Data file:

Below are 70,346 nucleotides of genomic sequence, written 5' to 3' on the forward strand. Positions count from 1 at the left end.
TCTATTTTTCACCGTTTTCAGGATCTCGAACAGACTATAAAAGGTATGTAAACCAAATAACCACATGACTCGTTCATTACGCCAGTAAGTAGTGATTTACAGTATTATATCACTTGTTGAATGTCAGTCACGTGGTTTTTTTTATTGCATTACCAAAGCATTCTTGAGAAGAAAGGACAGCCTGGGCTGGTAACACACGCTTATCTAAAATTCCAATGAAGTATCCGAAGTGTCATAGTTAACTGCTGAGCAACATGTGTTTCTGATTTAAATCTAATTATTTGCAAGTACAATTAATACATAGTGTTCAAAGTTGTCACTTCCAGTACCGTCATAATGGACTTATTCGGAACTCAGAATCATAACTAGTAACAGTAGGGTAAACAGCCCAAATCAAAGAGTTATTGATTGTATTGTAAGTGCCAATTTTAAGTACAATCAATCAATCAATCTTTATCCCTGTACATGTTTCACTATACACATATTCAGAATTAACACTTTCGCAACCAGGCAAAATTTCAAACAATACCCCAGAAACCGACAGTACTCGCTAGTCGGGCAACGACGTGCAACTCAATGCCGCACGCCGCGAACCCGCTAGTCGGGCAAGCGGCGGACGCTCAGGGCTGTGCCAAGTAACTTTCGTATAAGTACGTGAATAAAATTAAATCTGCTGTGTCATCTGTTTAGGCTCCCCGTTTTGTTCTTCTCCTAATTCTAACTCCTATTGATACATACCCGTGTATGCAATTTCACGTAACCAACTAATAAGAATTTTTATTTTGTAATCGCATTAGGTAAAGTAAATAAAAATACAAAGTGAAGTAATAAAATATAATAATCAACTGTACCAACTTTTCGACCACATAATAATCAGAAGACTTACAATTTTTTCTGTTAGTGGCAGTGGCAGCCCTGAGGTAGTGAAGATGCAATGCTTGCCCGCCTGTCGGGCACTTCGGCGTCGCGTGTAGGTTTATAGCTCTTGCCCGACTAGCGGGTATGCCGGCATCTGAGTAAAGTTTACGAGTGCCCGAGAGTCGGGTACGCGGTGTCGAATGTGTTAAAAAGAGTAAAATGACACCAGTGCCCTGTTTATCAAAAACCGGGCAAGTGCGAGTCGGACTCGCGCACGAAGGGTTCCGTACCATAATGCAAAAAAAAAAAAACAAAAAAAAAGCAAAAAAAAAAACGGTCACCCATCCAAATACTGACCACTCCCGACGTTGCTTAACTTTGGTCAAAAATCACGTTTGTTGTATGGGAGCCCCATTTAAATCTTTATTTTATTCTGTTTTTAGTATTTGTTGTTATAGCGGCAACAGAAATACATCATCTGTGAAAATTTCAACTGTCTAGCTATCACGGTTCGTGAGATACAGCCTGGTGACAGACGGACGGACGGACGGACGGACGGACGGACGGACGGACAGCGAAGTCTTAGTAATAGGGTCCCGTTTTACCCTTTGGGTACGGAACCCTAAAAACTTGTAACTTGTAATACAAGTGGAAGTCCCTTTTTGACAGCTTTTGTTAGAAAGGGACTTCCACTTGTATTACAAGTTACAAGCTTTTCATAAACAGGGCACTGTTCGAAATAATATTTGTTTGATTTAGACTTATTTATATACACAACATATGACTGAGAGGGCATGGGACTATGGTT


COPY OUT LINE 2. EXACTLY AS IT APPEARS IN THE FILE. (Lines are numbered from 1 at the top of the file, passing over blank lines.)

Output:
TCTATTTTTCACCGTTTTCAGGATCTCGAACAGACTATAAAAGGTATGTAAACCAAATAACCACATGACTCGTTCATTACGCCAGTAAGTAGTGATTTACAGTATTATATCACTTGTTGAATGTCAGTCACGTGGTTTTTTTTATTGCATTACCAAAGCATTCTTGAGAAGAAAGGACAGCCTGGGCTGGTAACACACGCTTATCTAAAATTCCAATGAAGTATCCGAAGTGTCATAGTTAACTGCTGAGCAACATGTGTTTCTGATTTAAATCTAATTATTTGCAAGTACAATTAATACATAGTGTTCAAAGTTGTCACTTCCAGTACCGTCATAATGGACTTATTCGGAACTCAGAATCATAACTAGTAACAGTAGGGTAAACAGCCCAAATCAAAGAGTTATTGATTGTATTGTAAGTGCCAATTTTAAGTACAATCAATCAATCAATCTTTATCCCTGTACATGTTTCACTATACACATATTCAGAATTAACACTTTCGCAACCAGGCAAAATTTCAAACAATACCCCAGAAACCGACAGTACTCGCTAGTCGGGCAACGACGTGCAACTCAATGCCGCACGCCGCGAACCCGCTAGTCGGGCAAGCGGCGGACGCTCAGGGCTGTGCCAAGTAACTTTCGTATAAGTACGTGAATAAAATTAAATCTGCTGTGTCATCTGTTTAGGCTCCCCGTTTTGTTCTTCTCCTAATTCTAACTCCTATTGATACATACCCGTGTATGCAATTTCACGTAACCAACTAATAAGAATTTTTATTTTGTAATCGCATTAGGTAAAGTAAATAAAAATACAAAGTGAAGTAATAAAATATAATAATCAACTGTACCAACTTTTCGACCACATAATAATCAGAAGACTTACAATTTTTTCTGTTAGTGGCAGTGGCAGCCCTGAGGTAGTGAAGATGCAATGCTTGCCCGCCTGTCGGGCACTTCGGCGTCGCGTGTAGGTTTATAGCTCTTGCCCGACTAGCGGGTATGCCGGCATCTGAGTAAAGTTTACGAGTGCCCGAGAGTCGGGTACGCGGTGTCGAATGTGTTAAAAAGAGTAAAATGACACCAGTGCCCTGTTTATCAAAAACCGGGCAAGTGCGAGTCGGACTCGCGCACGAAGGGTTCCGTACCATAATGCAAAAAAAAAAAAACAAAAAAAAAGCAAAAAAAAAAACGGTCACCCATCCAAATACTGACCACTCCCGACGTTGCTTAACTTTGGTCAAAAATCACGTTTGTTGTATGGGAGCCCCATTTAAATCTTTATTTTATTCTGTTTTTAGTATTTGTTGTTATAGCGGCAACAGAAATACATCATCTGTGAAAATTTCAACTGTCTAGCTATCACGGTTCGTGAGATACAGCCTGGTGACAGACGGACGGACGGACGGACGGACGGACGGACGGACGGACAGCGAAGTCTTAGTAATAGGGTCCCGTTTTACCCTTTGGGTACGGAACCCTAAAAACTTGTAACTTGTAATACAAGTGGAAGTCCCTTTTTGACAGCTTTTGTTAGAAAGGGACTTCCACTTGTATTACAAGTTACAAGCTTTTCATAAACAGGGCACTGTTCGAAATAATATTTGTTTGATTTAGACTTATTTATATACACAACATATGACTGAGAGGGCATGGGACTATGGTT